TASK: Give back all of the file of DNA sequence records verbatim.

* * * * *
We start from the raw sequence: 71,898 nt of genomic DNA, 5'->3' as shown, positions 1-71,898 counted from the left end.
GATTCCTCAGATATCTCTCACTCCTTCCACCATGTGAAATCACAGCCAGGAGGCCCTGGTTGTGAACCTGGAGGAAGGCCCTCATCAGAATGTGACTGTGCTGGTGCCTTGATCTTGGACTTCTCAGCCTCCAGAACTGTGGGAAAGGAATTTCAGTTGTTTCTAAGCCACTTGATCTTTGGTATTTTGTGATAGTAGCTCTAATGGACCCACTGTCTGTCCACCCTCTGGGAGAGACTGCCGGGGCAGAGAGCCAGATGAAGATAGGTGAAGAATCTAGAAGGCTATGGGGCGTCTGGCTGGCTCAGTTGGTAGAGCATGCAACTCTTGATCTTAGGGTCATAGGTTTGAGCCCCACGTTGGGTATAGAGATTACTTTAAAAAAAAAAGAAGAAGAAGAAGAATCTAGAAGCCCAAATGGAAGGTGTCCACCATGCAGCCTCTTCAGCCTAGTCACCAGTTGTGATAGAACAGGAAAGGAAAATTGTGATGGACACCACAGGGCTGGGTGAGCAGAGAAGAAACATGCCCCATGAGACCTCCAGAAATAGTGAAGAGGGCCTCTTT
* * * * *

We start from the raw sequence: 71,898 nt of genomic DNA, 5'->3' as shown, positions 1-71,898 counted from the left end.
GATTCCTCAGATATCTCTCACTCCTTCCACCATGTGAAATCACAGCCAGGAGGCCCTGGTTGTGAACCTGGAGGAAGGCCCTCATCAGAATGTGACTGTGCTGGTGCCTTGATCTTGGACTTCTCAGCCTCCAGAACTGTGGGAAAGGAATTTCAGTTGTTTCTAAGCCACTTGATCTTTGGTATTTTGTGATAGTAGCTCTAATGGACCCACTGTCTGTCCACCCTCTGGGAGAGACTGCCGGGGCAGAGAGCCAGATGAAGATAGGTGAAGAATCTAGAAGGCTATGGGGCGTCTGGCTGGCTCAGTTGGTAGAGCATGCAACTCTTGATCTTAGGGTCATAGGTTTGAGCCCCACGTTGGGTATAGAGATTACTTTAAAAAAAAAAGAAGAAGAAGAAGAATCTAGAAGCCCAAATGGAAGGTGTCCACCATGCAGCCTCTTCAGCCTAGTCACCAGTTGTGATAGAACAGGAAAGGAAAATTGTGATGGACACCACAGGGCTGGGTGAGCAGAGAAGAAACATGCCCCATGAGACCTCCAGAAATAGTGAAGAGGGCCTCTTT